2-2 Clay Minerals

For section 2-2 you should read section 10.5 of Chapter 10 of the textbook and complete the exercises embedded in that chapter, and then answer questions 11 to 13 at the end of Chapter 10. This document includes interactive versions of some of the exercises in the textbook.

Clay minerals are special because they are phyllosilicates that have relatively weak inter-layer bonding (Figure 10.5.2 in the textbook), making the rocks and sediments they are within quite weak. This is because they have negatively charged surfaces and so are attractive to cations, and also because they tend to exist as very small crystals so that a mass of clay grains has a very high surface area (Figure 10.5.4). There is a significant emphasis on clay minerals in this course because their existence has many implications for Environmental Geology and Earth Systems. Some of these implications are discussed below, but they are also covered in several other parts of this course.

Clay minerals are common products of chemical weathering of silicate minerals (by hydrolysis) and, as summarized on Table 10.5.1 in the textbook, the most common weathering products are kaolin and smectite. An example of that is the chalky look of the kaolin on the surface of feldspars in the weathered granite shown on Figure 10.2.1. Clay minerals also form at temperatures higher than those of weathering at surface, and this takes place at relatively shallow levels in volcanic regions and at greater depth elsewhere. Clay mineral formation is particularly common in situations where there is water flowing through the rock.

Two examples of that are illustrated on Figure 2-1 below. On the left, sea water is circulating through oceanic crustal rock. On the right, fresh water is circulating through older crustal rock and more recent volcanic rock. In both cases the convective systems have been created by the heat of the volcanism. The oceanic crustal rock is basalt and gabbro that are dominated by pyroxene, olivine and plagioclase feldspar. The likely alteration product in that situation is the clay mineral chlorite, although serpentine might also be formed from any ultramafic parts of the oceanic crust or upper mantle. The continental crustal rocks surrounding a subduction-related volcano can be highly variable in composition, so several different clay minerals could form.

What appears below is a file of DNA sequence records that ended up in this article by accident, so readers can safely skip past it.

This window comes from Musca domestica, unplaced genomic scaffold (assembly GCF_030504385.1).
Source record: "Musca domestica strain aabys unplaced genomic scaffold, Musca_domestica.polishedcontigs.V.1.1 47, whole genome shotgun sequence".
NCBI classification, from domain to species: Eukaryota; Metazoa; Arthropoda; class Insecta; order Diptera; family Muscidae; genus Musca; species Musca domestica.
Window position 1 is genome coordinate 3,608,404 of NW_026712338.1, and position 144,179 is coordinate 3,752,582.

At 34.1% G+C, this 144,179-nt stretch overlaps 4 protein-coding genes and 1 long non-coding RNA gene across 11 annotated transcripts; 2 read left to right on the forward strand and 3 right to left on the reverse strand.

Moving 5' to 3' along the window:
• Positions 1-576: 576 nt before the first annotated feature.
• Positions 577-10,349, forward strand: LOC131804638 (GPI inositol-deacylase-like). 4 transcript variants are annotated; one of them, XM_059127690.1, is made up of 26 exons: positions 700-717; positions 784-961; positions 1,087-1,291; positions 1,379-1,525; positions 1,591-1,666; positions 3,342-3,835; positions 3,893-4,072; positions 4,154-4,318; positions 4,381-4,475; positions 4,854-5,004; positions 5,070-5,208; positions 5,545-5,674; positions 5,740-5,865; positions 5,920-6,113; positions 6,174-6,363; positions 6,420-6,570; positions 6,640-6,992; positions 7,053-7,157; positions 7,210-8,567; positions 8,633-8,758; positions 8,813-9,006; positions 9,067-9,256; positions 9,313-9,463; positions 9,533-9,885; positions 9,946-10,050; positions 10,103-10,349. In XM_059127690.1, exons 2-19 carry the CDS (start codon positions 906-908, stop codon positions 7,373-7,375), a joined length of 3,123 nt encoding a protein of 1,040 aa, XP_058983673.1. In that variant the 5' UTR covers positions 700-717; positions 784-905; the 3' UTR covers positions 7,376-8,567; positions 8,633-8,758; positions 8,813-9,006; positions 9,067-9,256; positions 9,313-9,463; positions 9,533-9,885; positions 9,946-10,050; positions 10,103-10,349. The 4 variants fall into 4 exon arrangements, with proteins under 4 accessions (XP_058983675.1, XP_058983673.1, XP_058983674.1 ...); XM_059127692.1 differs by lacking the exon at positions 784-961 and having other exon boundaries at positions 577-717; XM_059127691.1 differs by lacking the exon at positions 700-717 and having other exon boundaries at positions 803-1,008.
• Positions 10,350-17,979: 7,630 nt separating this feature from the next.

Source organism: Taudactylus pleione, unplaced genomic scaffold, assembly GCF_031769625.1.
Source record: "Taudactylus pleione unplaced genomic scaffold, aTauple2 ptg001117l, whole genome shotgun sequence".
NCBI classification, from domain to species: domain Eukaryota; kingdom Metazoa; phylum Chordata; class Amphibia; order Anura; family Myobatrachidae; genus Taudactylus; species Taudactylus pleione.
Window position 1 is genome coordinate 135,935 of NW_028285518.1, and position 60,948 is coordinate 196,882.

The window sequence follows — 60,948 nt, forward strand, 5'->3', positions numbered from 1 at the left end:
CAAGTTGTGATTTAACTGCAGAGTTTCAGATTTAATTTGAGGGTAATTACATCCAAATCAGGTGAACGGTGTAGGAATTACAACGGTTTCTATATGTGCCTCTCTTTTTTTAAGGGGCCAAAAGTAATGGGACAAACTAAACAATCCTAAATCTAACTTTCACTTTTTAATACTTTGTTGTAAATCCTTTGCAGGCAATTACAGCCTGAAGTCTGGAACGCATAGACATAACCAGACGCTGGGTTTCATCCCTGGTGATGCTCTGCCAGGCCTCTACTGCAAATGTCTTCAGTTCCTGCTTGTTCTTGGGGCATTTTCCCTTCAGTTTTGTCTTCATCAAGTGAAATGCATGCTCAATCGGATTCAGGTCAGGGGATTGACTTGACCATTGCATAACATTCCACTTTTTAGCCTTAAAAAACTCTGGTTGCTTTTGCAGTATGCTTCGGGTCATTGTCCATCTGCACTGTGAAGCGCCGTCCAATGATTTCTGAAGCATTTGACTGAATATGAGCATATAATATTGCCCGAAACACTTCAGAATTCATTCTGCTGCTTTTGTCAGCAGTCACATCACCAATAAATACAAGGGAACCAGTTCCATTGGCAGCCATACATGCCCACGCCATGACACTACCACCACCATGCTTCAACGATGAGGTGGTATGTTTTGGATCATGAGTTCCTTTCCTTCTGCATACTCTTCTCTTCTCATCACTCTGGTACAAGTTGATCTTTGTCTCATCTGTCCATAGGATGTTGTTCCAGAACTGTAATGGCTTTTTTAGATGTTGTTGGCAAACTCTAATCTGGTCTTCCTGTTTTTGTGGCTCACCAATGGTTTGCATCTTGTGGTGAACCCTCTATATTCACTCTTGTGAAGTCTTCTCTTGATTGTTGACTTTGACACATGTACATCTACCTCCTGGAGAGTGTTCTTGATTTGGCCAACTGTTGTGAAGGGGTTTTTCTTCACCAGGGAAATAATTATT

The image is describing two different activities. The left side is under the oceanic crust. The title is Groundwater circulation and hydrothermal clay-mineral alteration a spreading-related volcanism. There is a large yellow arrow coming up from the bottom of the image pushing the oceanic crust up. There are white arrows radiating from the crust, going down then coming up right beside the peak of the yellow arrow which appears to be pushing up the oceanic crust. there are white arrows pointing in different directions in the upper mantle. Between the image on the left is a green upper mantle yer, with the oceanic crust on top veering down towards the right. The veering down is called the subduction. On the right hand side the title is Groundwater circulation and hydrothermal clay- mineral alteration at subduction- related volcanism. There are two layers with a volcano on top. The volcano has a red line running through it and going through the layers from below the upper mantle layer. The hole at the top of the volcano has two white arrows curving in from the top layer and our towards the hole at the top of the volcano. The lowest layer is called the upper mantle and it is a light green colour. The layer closest to the volcano is called the continental crust.
Figure 2-1 Sites of Hydrothermal Alteration in Volcanic Settings at Divergent and Convergent Boundaries

Figure 10.5.5 in the textbook shows the types of clay mineral transformations that can take place within sedimentary rocks during burial. Smectite and kaolin form near to surface (as is the case in weathering environments), while chlorite, illite, and the non-clay mineral muscovite are more common at greater depths.

Exercise 2-2 Properties of Clay Minerals

Clay minerals are important to several Earth Systems processes, and some of the key roles are listed in the textbook. Make sure you understand why clays are important in those roles. Some of the important properties of clay minerals are listed in the table below. In the right-hand column provide an explanation for the property listed.

Table 2-1 Important Properties of Clay Minerals
Property Explanation
Soft and weak
Attractive to cations
Ability to swell


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